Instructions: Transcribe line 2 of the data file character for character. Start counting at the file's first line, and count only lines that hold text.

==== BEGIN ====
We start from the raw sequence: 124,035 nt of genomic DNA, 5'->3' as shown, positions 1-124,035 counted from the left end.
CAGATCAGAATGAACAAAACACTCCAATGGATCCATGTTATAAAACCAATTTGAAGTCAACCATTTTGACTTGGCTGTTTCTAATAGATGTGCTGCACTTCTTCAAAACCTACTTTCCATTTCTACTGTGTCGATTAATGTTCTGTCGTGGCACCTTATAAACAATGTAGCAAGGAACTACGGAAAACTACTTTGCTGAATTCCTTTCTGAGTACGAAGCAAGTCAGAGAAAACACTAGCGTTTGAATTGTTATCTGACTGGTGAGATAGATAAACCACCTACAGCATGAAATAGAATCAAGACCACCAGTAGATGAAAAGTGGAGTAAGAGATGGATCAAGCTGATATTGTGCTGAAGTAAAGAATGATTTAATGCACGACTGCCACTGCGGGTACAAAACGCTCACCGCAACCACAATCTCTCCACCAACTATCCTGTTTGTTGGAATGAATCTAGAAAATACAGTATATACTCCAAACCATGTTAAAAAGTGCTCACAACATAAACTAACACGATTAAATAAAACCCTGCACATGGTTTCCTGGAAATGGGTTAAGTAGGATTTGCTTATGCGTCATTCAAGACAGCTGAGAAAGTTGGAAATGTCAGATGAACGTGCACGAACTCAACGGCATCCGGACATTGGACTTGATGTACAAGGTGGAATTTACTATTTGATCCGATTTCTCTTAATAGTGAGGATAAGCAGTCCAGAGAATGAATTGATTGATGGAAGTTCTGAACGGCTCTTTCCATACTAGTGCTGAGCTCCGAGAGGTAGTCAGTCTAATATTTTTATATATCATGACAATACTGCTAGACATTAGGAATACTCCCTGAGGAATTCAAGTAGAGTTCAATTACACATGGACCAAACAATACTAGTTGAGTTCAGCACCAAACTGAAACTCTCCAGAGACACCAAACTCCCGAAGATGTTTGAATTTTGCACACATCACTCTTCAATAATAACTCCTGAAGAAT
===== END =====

CAGATCAGAATGAACAAAACACTCCAATGGATCCATGTTATAAAACCAATTTGAAGTCAACCATTTTGACTTGGCTGTTTCTAATAGATGTGCTGCACTTCTTCAAAACCTACTTTCCATTTCTACTGTGTCGATTAATGTTCTGTCGTGGCACCTTATAAACAATGTAGCAAGGAACTACGGAAAACTACTTTGCTGAATTCCTTTCTGAGTACGAAGCAAGTCAGAGAAAACACTAGCGTTTGAATTGTTATCTGACTGGTGAGATAGATAAACCACCTACAGCATGAAATAGAATCAAGACCACCAGTAGATGAAAAGTGGAGTAAGAGATGGATCAAGCTGATATTGTGCTGAAGTAAAGAATGATTTAATGCACGACTGCCACTGCGGGTACAAAACGCTCACCGCAACCACAATCTCTCCACCAACTATCCTGTTTGTTGGAATGAATCTAGAAAATACAGTATATACTCCAAACCATGTTAAAAAGTGCTCACAACATAAACTAACACGATTAAATAAAACCCTGCACATGGTTTCCTGGAAATGGGTTAAGTAGGATTTGCTTATGCGTCATTCAAGACAGCTGAGAAAGTTGGAAATGTCAGATGAACGTGCACGAACTCAACGGCATCCGGACATTGGACTTGATGTACAAGGTGGAATTTACTATTTGATCCGATTTCTCTTAATAGTGAGGATAAGCAGTCCAGAGAATGAATTGATTGATGGAAGTTCTGAACGGCTCTTTCCATACTAGTGCTGAGCTCCGAGAGGTAGTCAGTCTAATATTTTTATATATCATGACAATACTGCTAGACATTAGGAATACTCCCTGAGGAATTCAAGTAGAGTTCAATTACACATGGACCAAACAATACTAGTTGAGTTCAGCACCAAACTGAAACTCTCCAGAGACACCAAACTCCCGAAGATGTTTGAATTTTGCACACATCACTCTTCAATAATAACTCCTGAAGAAT